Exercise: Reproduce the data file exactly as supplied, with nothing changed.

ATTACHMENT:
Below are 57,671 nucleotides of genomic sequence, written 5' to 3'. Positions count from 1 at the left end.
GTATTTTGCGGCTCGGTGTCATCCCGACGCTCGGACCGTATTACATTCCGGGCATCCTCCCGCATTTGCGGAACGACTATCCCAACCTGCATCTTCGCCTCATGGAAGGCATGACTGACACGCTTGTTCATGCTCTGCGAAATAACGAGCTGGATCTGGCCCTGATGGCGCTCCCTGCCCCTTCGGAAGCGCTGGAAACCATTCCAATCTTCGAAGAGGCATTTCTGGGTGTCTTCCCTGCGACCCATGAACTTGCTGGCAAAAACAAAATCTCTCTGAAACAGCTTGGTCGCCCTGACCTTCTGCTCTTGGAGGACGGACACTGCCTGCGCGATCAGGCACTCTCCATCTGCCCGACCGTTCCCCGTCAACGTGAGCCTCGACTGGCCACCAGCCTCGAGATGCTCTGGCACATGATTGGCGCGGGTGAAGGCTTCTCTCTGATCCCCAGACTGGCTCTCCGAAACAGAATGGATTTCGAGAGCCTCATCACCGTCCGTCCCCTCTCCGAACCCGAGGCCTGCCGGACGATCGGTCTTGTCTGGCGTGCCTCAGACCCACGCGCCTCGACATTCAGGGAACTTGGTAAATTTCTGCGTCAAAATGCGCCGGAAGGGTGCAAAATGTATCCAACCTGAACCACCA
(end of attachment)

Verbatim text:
Below are 57,671 nucleotides of genomic sequence, written 5' to 3'. Positions count from 1 at the left end.
GTATTTTGCGGCTCGGTGTCATCCCGACGCTCGGACCGTATTACATTCCGGGCATCCTCCCGCATTTGCGGAACGACTATCCCAACCTGCATCTTCGCCTCATGGAAGGCATGACTGACACGCTTGTTCATGCTCTGCGAAATAACGAGCTGGATCTGGCCCTGATGGCGCTCCCTGCCCCTTCGGAAGCGCTGGAAACCATTCCAATCTTCGAAGAGGCATTTCTGGGTGTCTTCCCTGCGACCCATGAACTTGCTGGCAAAAACAAAATCTCTCTGAAACAGCTTGGTCGCCCTGACCTTCTGCTCTTGGAGGACGGACACTGCCTGCGCGATCAGGCACTCTCCATCTGCCCGACCGTTCCCCGTCAACGTGAGCCTCGACTGGCCACCAGCCTCGAGATGCTCTGGCACATGATTGGCGCGGGTGAAGGCTTCTCTCTGATCCCCAGACTGGCTCTCCGAAACAGAATGGATTTCGAGAGCCTCATCACCGTCCGTCCCCTCTCCGAACCCGAGGCCTGCCGGACGATCGGTCTTGTCTGGCGTGCCTCAGACCCACGCGCCTCGACATTCAGGGAACTTGGTAAATTTCTGCGTCAAAATGCGCCGGAAGGGTGCAAAATGTATCCAACCTGAACCACCA